Irreversible and reversible chromatic transitions during heating and cooling cycles were investigated in polydiacetylene poly-PCDA (poly-10,12-pentacosadiynoic acid) composites with nanocrystalline zinc oxide (ZnO), titanium oxide (TiO 2), zirconium oxide (ZrO 2) and ZnO and ZrO 2 alloys. In contrast to pure poly-PCDA, poly-PCDA composites with nanocrystalline ZnO displayed rapid reversibility on thermal cycling, whereas the corresponding composites with nanocrystalline TiO 2 and ZrO 2 were irreversible, and poly-PCDA composites with thermally prepared ZnO and ZrO 2 alloys displayed slower reversibility. The mechanism of reversible and irreversible thermochromism in these materials was explored using Raman spectroscopy, Fourier transform infrared spectroscopy (FTIR), differential scanning calorimetry (DSC) and X-ray absorption fine structure (XAFS) spectroscopy. In pure poly-PCDA, heating leads to an irreversible strain on the polymer backbone to form a red phase, which is not released on cooling. In the presence of ZnO evidence is provided for chelation involving the side chain head groups which can release strain on cooling to rapidly form the blue phase. Chemical interaction coupled with reversible behavior was however observed only when the composites were prepared with ZnO having an average crystallite size of 300 nm and below with a fraction of an amorphous grain boundary phase. Poly-PCDA composites with ZnO/ZrO 2 alloys showing slower thermochromic reversibility can be used both as temperature and elapsed time-temperature sensors.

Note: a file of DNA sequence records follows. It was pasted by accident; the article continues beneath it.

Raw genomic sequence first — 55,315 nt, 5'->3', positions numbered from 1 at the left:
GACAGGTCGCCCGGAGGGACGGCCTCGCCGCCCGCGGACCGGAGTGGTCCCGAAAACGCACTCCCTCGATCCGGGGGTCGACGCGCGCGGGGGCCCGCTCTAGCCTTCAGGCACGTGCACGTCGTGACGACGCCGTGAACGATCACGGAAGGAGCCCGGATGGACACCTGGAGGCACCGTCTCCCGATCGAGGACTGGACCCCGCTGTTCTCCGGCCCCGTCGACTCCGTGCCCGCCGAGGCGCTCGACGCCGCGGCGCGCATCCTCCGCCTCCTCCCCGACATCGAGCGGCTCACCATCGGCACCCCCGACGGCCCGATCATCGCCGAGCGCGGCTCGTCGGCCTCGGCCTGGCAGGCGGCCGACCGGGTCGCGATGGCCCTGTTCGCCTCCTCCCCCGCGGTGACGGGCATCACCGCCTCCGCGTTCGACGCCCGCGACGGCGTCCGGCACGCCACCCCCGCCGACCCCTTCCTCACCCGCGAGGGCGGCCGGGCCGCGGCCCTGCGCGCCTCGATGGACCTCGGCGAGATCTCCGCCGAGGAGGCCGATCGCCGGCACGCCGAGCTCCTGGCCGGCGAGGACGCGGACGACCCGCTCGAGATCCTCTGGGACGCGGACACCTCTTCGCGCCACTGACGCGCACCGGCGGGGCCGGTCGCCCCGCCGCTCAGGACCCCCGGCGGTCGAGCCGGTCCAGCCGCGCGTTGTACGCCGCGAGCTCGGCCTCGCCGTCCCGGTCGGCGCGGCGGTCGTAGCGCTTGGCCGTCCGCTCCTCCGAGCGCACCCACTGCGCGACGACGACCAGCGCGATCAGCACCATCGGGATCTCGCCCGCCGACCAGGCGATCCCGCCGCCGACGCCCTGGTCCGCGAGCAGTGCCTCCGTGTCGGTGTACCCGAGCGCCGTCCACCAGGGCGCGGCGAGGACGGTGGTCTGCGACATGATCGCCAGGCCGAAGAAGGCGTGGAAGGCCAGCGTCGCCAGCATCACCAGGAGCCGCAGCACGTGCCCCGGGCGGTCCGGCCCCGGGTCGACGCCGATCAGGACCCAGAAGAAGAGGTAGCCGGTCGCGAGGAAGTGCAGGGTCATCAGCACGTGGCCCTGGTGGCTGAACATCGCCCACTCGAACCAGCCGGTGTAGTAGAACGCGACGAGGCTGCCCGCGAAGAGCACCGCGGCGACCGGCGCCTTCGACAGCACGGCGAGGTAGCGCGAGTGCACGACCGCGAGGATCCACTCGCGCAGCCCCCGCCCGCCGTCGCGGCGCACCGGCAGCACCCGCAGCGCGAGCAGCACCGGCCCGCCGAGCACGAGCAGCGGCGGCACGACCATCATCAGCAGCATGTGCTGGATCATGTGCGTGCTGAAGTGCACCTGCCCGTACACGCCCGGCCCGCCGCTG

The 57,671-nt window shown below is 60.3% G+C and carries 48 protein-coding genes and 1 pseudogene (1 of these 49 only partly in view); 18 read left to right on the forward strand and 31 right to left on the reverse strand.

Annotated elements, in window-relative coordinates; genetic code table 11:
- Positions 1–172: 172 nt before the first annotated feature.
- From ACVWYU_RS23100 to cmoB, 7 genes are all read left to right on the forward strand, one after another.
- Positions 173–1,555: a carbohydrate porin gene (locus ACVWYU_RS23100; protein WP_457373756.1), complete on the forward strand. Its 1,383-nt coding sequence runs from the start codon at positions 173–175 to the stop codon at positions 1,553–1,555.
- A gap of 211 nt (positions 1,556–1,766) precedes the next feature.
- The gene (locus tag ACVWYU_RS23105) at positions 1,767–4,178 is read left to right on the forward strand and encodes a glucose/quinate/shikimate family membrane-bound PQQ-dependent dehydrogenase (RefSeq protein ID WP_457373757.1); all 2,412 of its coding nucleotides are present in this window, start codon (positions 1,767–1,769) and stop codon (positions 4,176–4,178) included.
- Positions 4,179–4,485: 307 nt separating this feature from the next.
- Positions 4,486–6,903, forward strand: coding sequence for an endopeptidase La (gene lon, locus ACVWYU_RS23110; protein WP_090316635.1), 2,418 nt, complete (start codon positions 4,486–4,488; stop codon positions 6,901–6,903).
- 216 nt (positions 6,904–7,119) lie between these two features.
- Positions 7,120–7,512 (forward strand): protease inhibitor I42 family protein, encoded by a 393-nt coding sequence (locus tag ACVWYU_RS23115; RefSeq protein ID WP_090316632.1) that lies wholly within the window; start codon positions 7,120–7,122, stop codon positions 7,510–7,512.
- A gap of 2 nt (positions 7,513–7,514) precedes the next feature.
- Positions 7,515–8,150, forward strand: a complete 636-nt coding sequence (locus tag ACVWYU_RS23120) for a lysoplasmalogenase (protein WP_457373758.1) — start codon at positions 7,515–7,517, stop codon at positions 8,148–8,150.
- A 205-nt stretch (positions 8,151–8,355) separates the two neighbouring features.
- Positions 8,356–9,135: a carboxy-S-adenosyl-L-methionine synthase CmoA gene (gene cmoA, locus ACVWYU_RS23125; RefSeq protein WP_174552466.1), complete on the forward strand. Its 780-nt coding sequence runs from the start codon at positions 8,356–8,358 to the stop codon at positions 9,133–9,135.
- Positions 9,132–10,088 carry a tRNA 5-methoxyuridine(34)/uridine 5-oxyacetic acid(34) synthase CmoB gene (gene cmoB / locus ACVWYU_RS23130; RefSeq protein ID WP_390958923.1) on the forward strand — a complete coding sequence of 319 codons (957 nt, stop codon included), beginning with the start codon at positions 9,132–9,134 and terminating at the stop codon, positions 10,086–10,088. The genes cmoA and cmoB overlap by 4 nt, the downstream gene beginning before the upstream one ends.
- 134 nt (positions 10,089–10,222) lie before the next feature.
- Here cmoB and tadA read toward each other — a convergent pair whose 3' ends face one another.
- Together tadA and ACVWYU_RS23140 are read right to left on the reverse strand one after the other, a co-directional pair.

All Science Journal Classification (ASJC) codes
- Materials Chemistry